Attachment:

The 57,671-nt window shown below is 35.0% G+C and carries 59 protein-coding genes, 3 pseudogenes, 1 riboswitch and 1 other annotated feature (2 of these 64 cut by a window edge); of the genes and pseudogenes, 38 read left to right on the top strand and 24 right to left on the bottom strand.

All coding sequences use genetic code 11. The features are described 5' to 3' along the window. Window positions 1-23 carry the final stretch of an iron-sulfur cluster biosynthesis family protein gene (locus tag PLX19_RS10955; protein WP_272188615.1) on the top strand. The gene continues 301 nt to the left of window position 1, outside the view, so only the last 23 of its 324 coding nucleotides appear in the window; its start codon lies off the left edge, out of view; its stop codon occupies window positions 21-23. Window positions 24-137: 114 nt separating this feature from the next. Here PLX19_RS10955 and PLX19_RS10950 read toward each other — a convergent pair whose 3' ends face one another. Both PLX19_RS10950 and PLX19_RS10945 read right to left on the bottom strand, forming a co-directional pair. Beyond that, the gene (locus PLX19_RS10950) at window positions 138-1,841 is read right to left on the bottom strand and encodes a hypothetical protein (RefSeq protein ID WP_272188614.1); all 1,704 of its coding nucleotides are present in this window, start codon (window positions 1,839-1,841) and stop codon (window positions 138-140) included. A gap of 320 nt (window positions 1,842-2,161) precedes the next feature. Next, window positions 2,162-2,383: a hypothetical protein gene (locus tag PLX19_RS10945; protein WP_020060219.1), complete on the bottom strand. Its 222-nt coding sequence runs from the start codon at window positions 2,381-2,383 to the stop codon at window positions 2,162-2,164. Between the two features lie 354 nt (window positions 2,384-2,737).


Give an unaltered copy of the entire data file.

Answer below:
The 57,671-nt window shown below is 35.0% G+C and carries 59 protein-coding genes, 3 pseudogenes, 1 riboswitch and 1 other annotated feature (2 of these 64 cut by a window edge); of the genes and pseudogenes, 38 read left to right on the top strand and 24 right to left on the bottom strand.

All coding sequences use genetic code 11. The features are described 5' to 3' along the window. Window positions 1-23 carry the final stretch of an iron-sulfur cluster biosynthesis family protein gene (locus tag PLX19_RS10955; protein WP_272188615.1) on the top strand. The gene continues 301 nt to the left of window position 1, outside the view, so only the last 23 of its 324 coding nucleotides appear in the window; its start codon lies off the left edge, out of view; its stop codon occupies window positions 21-23. Window positions 24-137: 114 nt separating this feature from the next. Here PLX19_RS10955 and PLX19_RS10950 read toward each other — a convergent pair whose 3' ends face one another. Both PLX19_RS10950 and PLX19_RS10945 read right to left on the bottom strand, forming a co-directional pair. Beyond that, the gene (locus PLX19_RS10950) at window positions 138-1,841 is read right to left on the bottom strand and encodes a hypothetical protein (RefSeq protein ID WP_272188614.1); all 1,704 of its coding nucleotides are present in this window, start codon (window positions 1,839-1,841) and stop codon (window positions 138-140) included. A gap of 320 nt (window positions 1,842-2,161) precedes the next feature. Next, window positions 2,162-2,383: a hypothetical protein gene (locus tag PLX19_RS10945; protein WP_020060219.1), complete on the bottom strand. Its 222-nt coding sequence runs from the start codon at window positions 2,381-2,383 to the stop codon at window positions 2,162-2,164. Between the two features lie 354 nt (window positions 2,384-2,737).